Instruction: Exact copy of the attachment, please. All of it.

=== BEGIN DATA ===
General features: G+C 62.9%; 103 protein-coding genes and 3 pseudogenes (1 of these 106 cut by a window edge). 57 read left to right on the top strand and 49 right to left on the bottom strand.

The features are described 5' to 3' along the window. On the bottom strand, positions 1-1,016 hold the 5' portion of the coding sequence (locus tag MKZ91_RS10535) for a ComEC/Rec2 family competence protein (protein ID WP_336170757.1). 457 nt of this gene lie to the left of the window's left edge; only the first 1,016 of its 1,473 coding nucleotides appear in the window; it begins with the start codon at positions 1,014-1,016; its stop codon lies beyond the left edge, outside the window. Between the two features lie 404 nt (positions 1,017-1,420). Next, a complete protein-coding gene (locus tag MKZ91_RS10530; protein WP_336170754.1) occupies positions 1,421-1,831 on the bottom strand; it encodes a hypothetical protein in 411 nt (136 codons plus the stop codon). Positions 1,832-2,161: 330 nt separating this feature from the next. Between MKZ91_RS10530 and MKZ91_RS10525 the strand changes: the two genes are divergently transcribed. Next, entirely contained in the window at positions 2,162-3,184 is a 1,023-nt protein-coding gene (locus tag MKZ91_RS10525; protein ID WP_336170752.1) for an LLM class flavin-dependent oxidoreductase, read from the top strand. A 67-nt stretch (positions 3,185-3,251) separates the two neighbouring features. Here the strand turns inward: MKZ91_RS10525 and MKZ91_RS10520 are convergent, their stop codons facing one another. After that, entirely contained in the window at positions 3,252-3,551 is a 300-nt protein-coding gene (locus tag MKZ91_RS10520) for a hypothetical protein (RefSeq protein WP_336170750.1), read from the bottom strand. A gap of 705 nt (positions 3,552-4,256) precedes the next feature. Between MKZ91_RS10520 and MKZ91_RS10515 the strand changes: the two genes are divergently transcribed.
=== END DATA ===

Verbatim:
General features: G+C 62.9%; 103 protein-coding genes and 3 pseudogenes (1 of these 106 cut by a window edge). 57 read left to right on the top strand and 49 right to left on the bottom strand.

The features are described 5' to 3' along the window. On the bottom strand, positions 1-1,016 hold the 5' portion of the coding sequence (locus tag MKZ91_RS10535) for a ComEC/Rec2 family competence protein (protein ID WP_336170757.1). 457 nt of this gene lie to the left of the window's left edge; only the first 1,016 of its 1,473 coding nucleotides appear in the window; it begins with the start codon at positions 1,014-1,016; its stop codon lies beyond the left edge, outside the window. Between the two features lie 404 nt (positions 1,017-1,420). Next, a complete protein-coding gene (locus tag MKZ91_RS10530; protein WP_336170754.1) occupies positions 1,421-1,831 on the bottom strand; it encodes a hypothetical protein in 411 nt (136 codons plus the stop codon). Positions 1,832-2,161: 330 nt separating this feature from the next. Between MKZ91_RS10530 and MKZ91_RS10525 the strand changes: the two genes are divergently transcribed. Next, entirely contained in the window at positions 2,162-3,184 is a 1,023-nt protein-coding gene (locus tag MKZ91_RS10525; protein ID WP_336170752.1) for an LLM class flavin-dependent oxidoreductase, read from the top strand. A 67-nt stretch (positions 3,185-3,251) separates the two neighbouring features. Here the strand turns inward: MKZ91_RS10525 and MKZ91_RS10520 are convergent, their stop codons facing one another. After that, entirely contained in the window at positions 3,252-3,551 is a 300-nt protein-coding gene (locus tag MKZ91_RS10520) for a hypothetical protein (RefSeq protein WP_336170750.1), read from the bottom strand. A gap of 705 nt (positions 3,552-4,256) precedes the next feature. Between MKZ91_RS10520 and MKZ91_RS10515 the strand changes: the two genes are divergently transcribed.